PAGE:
The seven girls took alarm.
“That is for joy,” explained the “grandmother.” “I have known that happen before.”
“A boy… a boy!” sobbed Reb Selig, overcome with happiness, “a boy… a boy… a Kaddish!”
The little boy received the name of Jacob, but he was called, by way of a talisman, Alter.
Reb Selig was a learned man, and inclined to think lightly of such protective measures; he even laughed at his Cheike for believing in such foolishness; but, at heart, he was content to have it so. Who could tell what might not be in it, after all? Women sometimes know better than men.
By the time Alterke was three years old, Reb Selig’s cough had become worse, the sense of oppression on his chest more frequent. But he held himself morally erect, and looked death calmly in the face, as though he would say, “Now I can afford to laugh at you—I leave a Kaddish!”
“What do you think, Cheike,” he would say to his wife, after a fit of coughing, “would Alterke be able to say Kaddish if I were to die to-day or to-morrow?”
“Go along with you, crazy pate!” Cheike would exclaim in secret alarm. “You are going to live a long while! Is your cough anything new?”
Selig smiled, “Foolish woman, she supposes I am afraid to die. When one leaves a Kaddish, death is a trifle.”
Alterke was sitting playing with a prayer-book and imitating his father at prayer, “A num-num—a num-num.”
“Listen to him praying!” and Cheike turned delightedly to her husband. “His soul is piously inclined!”
Selig made no reply, he only gazed at his Kaddish with a beaming face. Then an idea came into his head: Alterke will be a Tzaddik, will help him out of all his difficulties in the other world.
“Marne, I want to eat!” wailed Alterke, suddenly.
He was given a piece of the white bread which was laid aside, for him only, every Sabbath.
Alterke began to eat.
“Who bringest forth! Who bringest forth!” called out Reb Selig.
“Tan’t!” answered the child.
“It is time you taught him to say grace,” observed Cheike.
And Reb Selig drew Alterke to him and began to repeat with him.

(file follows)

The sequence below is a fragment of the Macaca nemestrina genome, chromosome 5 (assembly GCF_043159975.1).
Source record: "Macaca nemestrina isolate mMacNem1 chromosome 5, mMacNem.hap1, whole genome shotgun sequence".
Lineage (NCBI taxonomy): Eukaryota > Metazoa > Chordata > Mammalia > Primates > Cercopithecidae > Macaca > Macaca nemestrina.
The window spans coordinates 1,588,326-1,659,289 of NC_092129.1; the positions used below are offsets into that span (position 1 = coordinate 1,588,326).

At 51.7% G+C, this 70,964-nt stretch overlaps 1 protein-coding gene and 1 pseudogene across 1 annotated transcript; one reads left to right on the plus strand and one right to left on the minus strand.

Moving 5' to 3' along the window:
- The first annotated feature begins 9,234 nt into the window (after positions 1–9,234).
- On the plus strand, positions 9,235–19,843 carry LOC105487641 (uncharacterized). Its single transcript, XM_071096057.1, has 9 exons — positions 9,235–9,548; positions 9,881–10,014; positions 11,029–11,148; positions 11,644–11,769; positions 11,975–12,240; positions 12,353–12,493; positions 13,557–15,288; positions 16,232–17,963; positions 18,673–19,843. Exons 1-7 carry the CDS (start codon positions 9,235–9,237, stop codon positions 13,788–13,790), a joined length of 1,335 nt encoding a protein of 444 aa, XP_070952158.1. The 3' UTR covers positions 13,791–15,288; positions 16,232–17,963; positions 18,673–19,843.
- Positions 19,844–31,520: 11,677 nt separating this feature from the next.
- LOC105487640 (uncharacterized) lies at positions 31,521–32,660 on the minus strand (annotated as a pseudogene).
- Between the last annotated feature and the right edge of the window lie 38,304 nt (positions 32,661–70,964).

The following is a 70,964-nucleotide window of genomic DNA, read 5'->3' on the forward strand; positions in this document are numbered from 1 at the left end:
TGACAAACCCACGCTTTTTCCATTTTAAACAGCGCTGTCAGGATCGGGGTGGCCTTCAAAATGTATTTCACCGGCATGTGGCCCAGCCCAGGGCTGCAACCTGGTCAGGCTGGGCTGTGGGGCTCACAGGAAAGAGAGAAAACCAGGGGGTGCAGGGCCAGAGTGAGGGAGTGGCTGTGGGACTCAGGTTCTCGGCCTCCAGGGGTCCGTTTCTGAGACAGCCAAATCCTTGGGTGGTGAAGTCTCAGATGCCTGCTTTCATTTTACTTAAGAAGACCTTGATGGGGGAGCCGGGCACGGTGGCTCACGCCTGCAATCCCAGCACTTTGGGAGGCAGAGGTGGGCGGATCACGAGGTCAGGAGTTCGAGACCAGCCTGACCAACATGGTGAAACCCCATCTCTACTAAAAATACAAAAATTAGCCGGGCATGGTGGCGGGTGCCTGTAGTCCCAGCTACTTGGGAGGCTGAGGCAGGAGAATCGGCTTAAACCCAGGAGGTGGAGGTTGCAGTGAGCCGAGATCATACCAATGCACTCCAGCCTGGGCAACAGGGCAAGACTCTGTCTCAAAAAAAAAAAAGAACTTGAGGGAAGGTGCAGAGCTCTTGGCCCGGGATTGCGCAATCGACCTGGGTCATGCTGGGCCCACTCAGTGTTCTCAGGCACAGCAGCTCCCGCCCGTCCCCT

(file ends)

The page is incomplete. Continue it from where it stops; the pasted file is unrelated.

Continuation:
“Bo’uch,” repeated the child after his fashion.
Selig saw Afterke
When Alterke had finished “Who bringest forth,” Cheike answered piously Amen and Reb Selig saw Afterke, in imagination, standing in the synagogue and repeating Kaddish, and heard the congregation answer Amen, and he felt as though he were already seated in the Garden of Eden.
Another year went by, and Reb Selig was feeling very poorly. Spring had come, the snow had melted, and he found the wet weather more trying than ever before. He could just drag himself early to the synagogue, but going to the afternoon service had become a difficulty, and he used to recite the afternoon and later service at home, and spend the whole evening with Alterke.
It was late at night. All the houses were shut. Reb Selig sat at his little table, and was looking into the corner where Cheike’s bed stood, and where Alterke slept beside her. Selig had a feeling that he would die that night. He felt very tired and weak, and with an imploring look he crept up to Alterke’s crib, and began to wake him.
The child woke with a start.
“Alterke”—Reb Selig was stroking the little head—“come to me for a little!”
The child, who had had his first sleep out, sprang up, and went to his father. .
Reb Selig sat down in the chair which stood by the little table with the open Gemoreh, lifted Alterke onto the table, and looked into his eyes.
“Would you like me to die?”
“Like,” answered the child, not knowing what “to die” meant, and thinking it must be something nice.
“Will you say Kaddish after me?” asked Reb Selig, in a strangled voice, and he was seized with a fit of coughing.
“Will say!” promised the child.
“Shall you know how?”
“Well, now, say: Yisgaddal.”
“Yisdaddal,” repeated the child in his own way.
And Reb Selig repeated the Kaddish with him several times.
The small lamp burnt low, and scarcely illuminated Reb Selig’s yellow, corpse-like face, or the little one of Alterke, who repeated wearily the difficult, and to him unintelligible, words of the Kaddish. And Alterke, all the while, gazed intently into the comer, where Tate’s shadow and his own had a most fantastic and frightening appearance.